Marketing has a lot of moving parts. When organizing a campaign, you’re considering what channels to use, the target audience, the frequency of messages, design, language of communication, and so much more. It’s a complex task to try to know how to:
- say the right thing
- to the right people
- at the right time
- in the right mode
That’s a lot of factors you have to try to get right.
In this blog we are going to focus on the language of communication or saying the right thing and using tying in some psychology to consider.
The study of the human mind and behaviors has grown with an increased focus. Though psychology has had the majority of new advances have occurred within the last 150 years, it originates in Ancient Greece about 400-500 B.C. (simplypsychology).
In the previous article we briefly mentioned a few effects but we will address them more here.
You know when a book or the end of a movie or television series ends with the biggest cliff hanger that leaves you waiting until the next one? J.K. Rowling always had me itching to start the next Harry Potter book in the series as soon as I had finished one. Good authors and movie or television producers are good at leaving loose ends to make you want more.
That's part of what the Zeigarnik Effect is. It's when information is left unfinished and makes you want to finish the puzzle.
A possible more applicable side of the this effect is that an interruption of an activity is easier to remember. We remember the tasks we weren't able to complete than the ones we finished. This is why pop-ups show up on the screen, or ads stop your show every few minutes.
Consider having incomplete information on the outside of you envelope, or scheduling advertisements in the middle of day, or to pop up on your website at an unusual time. You want it to be out of the normal routine or expected outcome enough to leave the audience wanting to solve the puzzle.
Have you ever seen something that looks obviously out of place? Like being the only one who did spirit day at work? The Van Restorff Effect is commonly used to show differentiation, or it's sometimes known as the "isolation effect". A common example of this is car commercials were every other competitor car or model is in black and the one they are wanting to showcase is in red.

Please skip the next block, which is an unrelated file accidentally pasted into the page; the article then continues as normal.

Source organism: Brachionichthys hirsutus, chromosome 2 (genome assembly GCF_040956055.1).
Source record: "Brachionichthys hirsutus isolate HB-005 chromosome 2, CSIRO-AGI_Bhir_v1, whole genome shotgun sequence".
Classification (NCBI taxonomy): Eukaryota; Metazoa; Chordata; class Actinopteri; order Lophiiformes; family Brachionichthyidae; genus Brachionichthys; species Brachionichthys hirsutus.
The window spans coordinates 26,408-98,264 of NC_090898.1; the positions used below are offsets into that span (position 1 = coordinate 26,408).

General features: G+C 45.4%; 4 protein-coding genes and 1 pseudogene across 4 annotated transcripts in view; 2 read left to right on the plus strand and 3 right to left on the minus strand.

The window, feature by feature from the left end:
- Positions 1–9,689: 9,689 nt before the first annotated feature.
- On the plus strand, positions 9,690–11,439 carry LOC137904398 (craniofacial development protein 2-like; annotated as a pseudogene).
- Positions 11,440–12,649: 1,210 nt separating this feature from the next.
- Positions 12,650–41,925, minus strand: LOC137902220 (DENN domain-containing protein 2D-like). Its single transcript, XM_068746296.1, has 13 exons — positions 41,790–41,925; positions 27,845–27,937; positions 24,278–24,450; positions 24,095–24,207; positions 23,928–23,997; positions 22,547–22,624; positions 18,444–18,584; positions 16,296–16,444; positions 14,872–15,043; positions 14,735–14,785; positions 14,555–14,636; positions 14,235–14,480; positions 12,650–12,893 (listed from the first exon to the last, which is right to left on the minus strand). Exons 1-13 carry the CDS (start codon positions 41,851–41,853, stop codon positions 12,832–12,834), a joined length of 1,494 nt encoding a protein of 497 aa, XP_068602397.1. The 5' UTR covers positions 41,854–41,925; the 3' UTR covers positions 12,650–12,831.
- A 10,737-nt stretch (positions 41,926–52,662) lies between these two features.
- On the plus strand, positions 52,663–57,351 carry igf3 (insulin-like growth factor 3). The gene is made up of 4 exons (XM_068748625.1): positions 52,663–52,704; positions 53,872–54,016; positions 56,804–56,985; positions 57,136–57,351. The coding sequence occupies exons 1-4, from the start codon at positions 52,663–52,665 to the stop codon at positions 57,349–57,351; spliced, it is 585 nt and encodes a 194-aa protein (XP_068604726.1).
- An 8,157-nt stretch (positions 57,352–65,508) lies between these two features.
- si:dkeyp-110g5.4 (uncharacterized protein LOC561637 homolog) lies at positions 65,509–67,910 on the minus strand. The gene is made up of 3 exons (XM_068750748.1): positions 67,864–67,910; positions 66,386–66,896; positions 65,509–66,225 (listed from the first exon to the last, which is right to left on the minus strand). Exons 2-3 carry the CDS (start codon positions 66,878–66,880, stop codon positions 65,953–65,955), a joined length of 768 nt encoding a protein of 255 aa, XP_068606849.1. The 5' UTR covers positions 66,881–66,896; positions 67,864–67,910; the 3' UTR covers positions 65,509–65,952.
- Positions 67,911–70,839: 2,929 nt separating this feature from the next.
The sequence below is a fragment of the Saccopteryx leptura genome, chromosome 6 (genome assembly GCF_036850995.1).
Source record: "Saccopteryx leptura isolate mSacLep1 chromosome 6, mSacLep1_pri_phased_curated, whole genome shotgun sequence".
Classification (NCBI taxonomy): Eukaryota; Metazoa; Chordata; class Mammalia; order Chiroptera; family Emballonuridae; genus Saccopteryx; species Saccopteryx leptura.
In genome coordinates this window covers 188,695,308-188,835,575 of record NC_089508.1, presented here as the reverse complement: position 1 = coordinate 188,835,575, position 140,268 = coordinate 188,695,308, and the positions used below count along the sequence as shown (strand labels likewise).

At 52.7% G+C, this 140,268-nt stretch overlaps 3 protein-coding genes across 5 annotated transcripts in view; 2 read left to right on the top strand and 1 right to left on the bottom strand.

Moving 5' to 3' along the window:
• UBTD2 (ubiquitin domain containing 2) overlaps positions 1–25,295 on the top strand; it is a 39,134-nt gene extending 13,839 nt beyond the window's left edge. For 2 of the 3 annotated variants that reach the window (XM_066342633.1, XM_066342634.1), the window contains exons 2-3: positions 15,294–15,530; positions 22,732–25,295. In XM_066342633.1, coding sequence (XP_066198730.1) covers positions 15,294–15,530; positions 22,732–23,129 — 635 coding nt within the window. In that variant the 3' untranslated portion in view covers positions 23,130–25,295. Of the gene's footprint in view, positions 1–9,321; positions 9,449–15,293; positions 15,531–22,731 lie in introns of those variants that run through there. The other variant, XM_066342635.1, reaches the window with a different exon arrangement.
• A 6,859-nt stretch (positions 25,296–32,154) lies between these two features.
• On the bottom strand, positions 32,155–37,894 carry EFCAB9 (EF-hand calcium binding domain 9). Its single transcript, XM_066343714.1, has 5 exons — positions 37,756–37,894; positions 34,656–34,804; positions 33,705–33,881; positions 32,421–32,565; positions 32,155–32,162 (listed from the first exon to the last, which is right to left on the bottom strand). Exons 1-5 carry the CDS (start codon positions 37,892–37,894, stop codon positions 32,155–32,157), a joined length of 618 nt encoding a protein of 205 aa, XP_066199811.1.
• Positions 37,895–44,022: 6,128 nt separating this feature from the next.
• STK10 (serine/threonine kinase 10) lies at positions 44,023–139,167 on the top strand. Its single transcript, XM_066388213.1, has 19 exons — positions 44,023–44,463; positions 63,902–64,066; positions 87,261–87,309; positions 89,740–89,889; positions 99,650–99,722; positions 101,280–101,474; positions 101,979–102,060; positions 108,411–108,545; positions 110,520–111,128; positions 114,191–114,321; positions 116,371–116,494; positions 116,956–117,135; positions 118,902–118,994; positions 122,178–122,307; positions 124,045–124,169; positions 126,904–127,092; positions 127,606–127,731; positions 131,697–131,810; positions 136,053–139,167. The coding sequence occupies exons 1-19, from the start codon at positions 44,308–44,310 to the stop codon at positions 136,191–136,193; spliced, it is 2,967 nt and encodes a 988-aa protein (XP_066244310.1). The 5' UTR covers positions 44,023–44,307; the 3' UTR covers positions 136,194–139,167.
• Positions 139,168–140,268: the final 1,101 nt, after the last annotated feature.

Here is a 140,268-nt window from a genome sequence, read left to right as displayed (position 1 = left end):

However, this can also be used in language. If you put something out of place that doesn't belong there, it catches the reader off guard. A good example of using a play on words, or a pun. I'd highly recommend looking into using a play on words, it catches attention and adds personality to the brand.
Another thing to consider when wording your marketing is the big picture. Many companies this year have emphasized where they stand in regards to social topics lately. The Noble Edge Effect is the desire to associate with positive causes that you identify with.
This is a common way to win over that younger age group like the younger Millennials and Gen Z. But this is a common effect that is useful with many audiences.
A lot of these examples are common tactics that have been discussed, but understanding WHY they are powerful to the human mind is important. If you know what kind of effect you want to create for your customers, then understanding how to word the language is much easier.
Consider these factors with the next marketing campaign you are building. Keep us in mind when you are looking to print out your signs, send out direct mail and add other channels to your marketing campaign.
Thanks for reading!